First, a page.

Wednesday, 13 October 2010
Grand Mesa Ballroom ABC (Hyatt Regency Tech Center)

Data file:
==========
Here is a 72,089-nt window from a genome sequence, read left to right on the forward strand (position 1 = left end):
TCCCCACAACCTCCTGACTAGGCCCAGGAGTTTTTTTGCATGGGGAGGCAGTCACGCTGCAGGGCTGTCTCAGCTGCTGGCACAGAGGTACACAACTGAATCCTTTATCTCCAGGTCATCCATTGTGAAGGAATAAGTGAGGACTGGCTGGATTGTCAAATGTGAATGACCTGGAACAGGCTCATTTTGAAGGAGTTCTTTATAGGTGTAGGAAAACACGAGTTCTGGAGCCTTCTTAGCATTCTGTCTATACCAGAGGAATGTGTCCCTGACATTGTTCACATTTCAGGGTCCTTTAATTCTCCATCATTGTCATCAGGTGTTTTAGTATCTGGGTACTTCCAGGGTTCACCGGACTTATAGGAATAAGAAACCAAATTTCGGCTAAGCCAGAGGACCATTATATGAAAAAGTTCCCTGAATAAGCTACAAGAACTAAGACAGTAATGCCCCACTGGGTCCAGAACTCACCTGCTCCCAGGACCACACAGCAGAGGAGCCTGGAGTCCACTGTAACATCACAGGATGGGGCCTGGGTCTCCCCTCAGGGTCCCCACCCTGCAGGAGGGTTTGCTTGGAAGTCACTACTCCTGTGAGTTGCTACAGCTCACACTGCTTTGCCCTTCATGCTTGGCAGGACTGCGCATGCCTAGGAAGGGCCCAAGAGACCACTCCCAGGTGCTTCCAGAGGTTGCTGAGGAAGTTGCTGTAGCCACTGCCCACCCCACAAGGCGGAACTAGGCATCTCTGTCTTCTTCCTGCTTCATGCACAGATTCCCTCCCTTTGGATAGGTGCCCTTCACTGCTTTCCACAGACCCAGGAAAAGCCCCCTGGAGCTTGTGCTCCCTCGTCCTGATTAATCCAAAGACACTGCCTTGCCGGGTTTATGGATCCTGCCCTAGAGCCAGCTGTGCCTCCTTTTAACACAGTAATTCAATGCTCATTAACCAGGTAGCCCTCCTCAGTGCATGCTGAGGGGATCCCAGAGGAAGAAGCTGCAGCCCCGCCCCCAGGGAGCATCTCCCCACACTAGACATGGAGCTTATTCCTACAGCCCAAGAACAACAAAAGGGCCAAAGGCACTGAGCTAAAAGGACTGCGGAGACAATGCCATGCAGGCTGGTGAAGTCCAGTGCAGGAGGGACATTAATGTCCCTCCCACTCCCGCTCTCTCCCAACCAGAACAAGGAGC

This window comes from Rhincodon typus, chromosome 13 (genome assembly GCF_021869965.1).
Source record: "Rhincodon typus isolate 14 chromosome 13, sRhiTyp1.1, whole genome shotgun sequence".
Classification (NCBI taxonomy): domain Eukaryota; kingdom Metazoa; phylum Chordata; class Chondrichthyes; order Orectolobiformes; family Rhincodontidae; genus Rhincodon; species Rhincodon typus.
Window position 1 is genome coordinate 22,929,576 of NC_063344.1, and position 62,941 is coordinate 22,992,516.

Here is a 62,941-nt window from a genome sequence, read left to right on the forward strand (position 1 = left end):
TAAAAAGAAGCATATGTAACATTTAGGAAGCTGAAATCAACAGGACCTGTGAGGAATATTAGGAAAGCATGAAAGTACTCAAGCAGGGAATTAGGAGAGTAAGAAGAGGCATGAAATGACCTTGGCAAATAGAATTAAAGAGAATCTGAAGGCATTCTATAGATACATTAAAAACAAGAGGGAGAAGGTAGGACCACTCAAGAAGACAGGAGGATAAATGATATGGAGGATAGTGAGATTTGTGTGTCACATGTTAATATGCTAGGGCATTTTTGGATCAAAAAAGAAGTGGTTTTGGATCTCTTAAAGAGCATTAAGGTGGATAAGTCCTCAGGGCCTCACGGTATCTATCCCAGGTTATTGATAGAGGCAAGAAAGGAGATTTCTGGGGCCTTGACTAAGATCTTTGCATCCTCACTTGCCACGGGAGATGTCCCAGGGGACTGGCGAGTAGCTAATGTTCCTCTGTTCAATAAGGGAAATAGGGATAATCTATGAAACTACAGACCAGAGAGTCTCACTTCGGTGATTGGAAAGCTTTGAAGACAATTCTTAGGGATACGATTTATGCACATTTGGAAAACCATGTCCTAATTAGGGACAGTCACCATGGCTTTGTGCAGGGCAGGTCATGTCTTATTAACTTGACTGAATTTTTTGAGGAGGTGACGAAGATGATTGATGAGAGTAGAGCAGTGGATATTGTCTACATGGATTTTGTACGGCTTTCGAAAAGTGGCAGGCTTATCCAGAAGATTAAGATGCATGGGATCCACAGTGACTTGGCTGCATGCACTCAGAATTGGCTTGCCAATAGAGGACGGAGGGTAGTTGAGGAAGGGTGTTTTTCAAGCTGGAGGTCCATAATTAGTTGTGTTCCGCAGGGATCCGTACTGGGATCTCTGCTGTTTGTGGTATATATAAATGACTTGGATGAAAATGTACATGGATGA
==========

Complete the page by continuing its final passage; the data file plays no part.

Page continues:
Warm fronts constitute a major forcing and organization mechanism for severe spring weather, particularly in the Midwest. Besides the role of frontal lifting in aiding convective initiation, such boundaries may help sustain severe storms in environments of low CAPE, provide an environment rich in horizontal and vertical vorticity for storms along the front, and modify storm propagation relative to that expected from the mean cloud-bearing wind (plus storm rotation effects). These boundaries have been associated with tornadic supercells as well as long-lived large hail-producing storms and, unlike some outflow boundaries, may have a lasting role in long-lived severe storms. This study will examine observations of selected warm-frontal severe weather events and examine the impact of these boundaries on severe storms through idealized and real-data numerical modeling experiments.
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